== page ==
The Paudie Palmer column: Croker trip to savour for Cork and Kerry football fans

The Paudie Palmer column: Croker trip to savour for Cork and Kerry football fans

Ryan O’Donovan is the first Barryroe player to line out at minor football level from Cork and sprung from the bench to hit 1-2 last weekend on Jones Road. Picture: Piaras Ó Mídheach/Sportsfile

I’M NOT sure where to start after last Sunday in Croke Park.

You could argue that the minor curtainraiser ticked most of the boxes on the sporting emotional spectrum, with its almost unbelievable finish. Then we experienced one of the most unscripted senior finals, in quite a while.

Maybe a trip back to the aftermath of the hurling decider may provide a starting cue. On that occasion, many in the hurling world were convinced that the red card event destroyed the final.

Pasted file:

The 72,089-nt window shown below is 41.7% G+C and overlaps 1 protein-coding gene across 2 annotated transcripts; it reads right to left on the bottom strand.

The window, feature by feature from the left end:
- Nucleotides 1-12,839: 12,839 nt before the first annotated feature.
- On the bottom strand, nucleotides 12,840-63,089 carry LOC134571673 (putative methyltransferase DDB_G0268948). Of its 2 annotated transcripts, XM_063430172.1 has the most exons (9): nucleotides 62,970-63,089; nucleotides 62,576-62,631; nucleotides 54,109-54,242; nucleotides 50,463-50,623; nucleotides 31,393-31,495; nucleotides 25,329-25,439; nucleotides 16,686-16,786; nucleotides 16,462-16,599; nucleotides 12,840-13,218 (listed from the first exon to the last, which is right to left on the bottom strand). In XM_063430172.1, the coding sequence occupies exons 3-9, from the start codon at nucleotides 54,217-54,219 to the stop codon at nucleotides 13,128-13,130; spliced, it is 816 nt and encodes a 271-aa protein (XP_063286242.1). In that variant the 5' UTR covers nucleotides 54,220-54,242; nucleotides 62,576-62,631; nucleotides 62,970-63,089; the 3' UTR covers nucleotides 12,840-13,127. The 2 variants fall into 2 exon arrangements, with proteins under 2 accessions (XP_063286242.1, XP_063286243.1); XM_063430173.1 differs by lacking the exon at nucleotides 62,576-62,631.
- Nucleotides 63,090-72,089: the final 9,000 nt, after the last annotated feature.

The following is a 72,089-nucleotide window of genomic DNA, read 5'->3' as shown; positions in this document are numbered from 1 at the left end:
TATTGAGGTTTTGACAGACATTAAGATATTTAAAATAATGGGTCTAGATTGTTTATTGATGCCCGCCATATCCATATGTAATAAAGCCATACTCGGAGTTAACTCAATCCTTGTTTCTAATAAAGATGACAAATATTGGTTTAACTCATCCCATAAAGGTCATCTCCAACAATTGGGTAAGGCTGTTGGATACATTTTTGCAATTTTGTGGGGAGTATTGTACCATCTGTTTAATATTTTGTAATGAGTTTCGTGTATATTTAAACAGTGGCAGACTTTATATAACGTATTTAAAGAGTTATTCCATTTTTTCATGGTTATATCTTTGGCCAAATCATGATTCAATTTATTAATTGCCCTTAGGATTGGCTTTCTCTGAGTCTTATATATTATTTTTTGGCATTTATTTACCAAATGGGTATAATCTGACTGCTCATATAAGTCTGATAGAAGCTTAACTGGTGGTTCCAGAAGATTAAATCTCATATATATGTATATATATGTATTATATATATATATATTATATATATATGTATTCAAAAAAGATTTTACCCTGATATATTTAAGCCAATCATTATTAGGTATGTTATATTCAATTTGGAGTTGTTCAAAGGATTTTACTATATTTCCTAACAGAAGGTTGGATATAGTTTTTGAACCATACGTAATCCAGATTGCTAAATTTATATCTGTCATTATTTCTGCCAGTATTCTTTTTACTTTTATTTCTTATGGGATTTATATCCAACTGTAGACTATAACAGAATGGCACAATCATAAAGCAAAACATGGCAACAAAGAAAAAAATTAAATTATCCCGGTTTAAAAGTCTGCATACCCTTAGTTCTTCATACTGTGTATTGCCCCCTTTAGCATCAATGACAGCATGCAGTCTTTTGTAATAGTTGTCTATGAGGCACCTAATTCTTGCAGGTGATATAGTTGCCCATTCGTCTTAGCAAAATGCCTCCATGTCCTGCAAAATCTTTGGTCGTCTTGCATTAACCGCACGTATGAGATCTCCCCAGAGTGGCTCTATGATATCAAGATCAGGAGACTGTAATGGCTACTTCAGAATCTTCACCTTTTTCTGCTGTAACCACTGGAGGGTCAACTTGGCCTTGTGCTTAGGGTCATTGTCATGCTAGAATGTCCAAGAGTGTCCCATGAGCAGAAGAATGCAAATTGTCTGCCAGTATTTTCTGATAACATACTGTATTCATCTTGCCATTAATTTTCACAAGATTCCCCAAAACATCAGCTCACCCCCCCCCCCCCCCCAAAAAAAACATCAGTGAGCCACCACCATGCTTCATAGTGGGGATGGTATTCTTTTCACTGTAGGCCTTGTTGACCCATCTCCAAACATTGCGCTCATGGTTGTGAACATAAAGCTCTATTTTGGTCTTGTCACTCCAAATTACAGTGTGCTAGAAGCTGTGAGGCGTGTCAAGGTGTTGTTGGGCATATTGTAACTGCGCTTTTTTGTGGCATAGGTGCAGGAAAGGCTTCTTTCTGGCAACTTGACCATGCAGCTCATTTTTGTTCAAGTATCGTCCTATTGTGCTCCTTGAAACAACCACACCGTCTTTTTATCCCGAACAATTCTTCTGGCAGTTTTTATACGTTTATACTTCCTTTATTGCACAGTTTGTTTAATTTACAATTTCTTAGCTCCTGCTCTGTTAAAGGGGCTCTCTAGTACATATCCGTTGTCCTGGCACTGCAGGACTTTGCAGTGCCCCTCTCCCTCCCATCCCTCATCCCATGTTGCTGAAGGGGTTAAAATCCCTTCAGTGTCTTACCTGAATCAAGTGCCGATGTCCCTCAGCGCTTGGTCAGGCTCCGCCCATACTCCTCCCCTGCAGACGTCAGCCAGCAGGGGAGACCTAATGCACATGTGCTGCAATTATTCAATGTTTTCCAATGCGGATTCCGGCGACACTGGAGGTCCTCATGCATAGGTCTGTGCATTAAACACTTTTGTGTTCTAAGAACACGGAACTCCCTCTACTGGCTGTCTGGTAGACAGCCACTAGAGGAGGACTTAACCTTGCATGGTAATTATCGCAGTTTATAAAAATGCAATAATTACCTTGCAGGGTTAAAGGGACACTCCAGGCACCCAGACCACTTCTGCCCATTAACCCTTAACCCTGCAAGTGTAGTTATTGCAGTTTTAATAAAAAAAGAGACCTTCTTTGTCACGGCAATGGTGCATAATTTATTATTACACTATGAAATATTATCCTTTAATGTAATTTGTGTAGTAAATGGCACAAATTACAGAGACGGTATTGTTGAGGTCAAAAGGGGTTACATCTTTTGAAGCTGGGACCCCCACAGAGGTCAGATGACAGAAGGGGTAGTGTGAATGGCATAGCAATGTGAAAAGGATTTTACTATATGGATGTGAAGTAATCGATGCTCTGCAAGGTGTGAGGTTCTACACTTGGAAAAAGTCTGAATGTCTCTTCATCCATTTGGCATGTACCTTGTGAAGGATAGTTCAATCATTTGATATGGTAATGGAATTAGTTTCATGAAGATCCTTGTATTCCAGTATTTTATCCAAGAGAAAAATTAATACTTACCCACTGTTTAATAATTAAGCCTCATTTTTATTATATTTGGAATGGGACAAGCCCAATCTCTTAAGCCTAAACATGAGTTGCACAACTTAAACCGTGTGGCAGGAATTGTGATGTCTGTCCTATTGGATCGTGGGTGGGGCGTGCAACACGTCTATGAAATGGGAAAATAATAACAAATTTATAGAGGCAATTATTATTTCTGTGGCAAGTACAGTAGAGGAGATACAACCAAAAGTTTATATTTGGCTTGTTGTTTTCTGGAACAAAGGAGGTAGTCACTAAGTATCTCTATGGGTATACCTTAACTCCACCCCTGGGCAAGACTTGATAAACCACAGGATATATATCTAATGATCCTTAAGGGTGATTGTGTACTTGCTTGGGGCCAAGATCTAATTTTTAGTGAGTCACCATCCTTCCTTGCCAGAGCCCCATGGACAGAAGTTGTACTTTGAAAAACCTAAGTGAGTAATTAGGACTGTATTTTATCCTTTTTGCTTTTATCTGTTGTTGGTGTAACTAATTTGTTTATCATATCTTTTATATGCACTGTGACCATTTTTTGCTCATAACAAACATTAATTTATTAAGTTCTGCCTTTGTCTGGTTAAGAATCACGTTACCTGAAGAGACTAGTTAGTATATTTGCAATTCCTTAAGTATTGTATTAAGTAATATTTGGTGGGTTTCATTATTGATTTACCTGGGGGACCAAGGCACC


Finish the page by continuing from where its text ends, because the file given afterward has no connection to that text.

Possibly, but a strong case could be made for suggesting that it was a contributing factor to Sunday’s event being some epic contest. Were Dublin not relatively comfortable when Johnny Cooper was requested to leave?

Anyway, whether the card did contribute, positively or negativity, this was an awesome battle. I did notice a number enter into a social media discussion as to whether it was a classic, or otherwise.

Does it really matter?

How many vacated the TV lounges to do the ironing and bake three brown loaves?

Did anybody even enquire where the remote control was resting for the afternoon?